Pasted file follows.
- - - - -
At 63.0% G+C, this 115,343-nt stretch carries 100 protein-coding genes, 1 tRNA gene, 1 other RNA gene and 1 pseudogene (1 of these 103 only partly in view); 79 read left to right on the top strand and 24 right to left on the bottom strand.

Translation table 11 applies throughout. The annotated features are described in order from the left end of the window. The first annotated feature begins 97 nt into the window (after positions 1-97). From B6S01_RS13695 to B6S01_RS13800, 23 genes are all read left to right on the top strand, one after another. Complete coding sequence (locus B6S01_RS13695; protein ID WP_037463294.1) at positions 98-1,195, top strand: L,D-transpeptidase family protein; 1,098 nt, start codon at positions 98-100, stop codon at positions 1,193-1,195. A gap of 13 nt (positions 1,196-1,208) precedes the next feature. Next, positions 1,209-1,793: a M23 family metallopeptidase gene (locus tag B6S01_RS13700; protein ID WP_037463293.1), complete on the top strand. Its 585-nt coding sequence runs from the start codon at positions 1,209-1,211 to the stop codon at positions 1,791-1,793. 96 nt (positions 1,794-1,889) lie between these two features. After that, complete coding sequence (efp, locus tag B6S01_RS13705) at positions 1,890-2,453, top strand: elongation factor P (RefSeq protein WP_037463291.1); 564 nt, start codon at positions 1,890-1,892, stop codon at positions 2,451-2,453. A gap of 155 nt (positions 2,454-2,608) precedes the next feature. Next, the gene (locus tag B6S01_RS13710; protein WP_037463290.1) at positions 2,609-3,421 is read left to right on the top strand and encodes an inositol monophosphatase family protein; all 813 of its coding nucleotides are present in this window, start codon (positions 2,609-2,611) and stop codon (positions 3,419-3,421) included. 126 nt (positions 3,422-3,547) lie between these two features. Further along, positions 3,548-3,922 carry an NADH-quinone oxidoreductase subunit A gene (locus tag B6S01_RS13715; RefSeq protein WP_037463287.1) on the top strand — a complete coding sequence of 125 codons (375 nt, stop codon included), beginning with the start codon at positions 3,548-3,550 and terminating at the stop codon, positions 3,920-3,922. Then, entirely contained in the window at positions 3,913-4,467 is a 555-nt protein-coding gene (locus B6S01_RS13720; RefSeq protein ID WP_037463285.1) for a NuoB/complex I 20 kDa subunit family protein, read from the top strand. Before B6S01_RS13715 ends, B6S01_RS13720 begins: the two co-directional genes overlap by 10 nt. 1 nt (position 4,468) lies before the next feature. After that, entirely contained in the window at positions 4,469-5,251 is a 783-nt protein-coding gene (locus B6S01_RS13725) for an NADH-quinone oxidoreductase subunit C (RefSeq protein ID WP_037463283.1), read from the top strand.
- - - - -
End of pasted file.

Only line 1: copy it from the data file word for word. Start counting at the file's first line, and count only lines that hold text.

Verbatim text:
At 63.0% G+C, this 115,343-nt stretch carries 100 protein-coding genes, 1 tRNA gene, 1 other RNA gene and 1 pseudogene (1 of these 103 only partly in view); 79 read left to right on the top strand and 24 right to left on the bottom strand.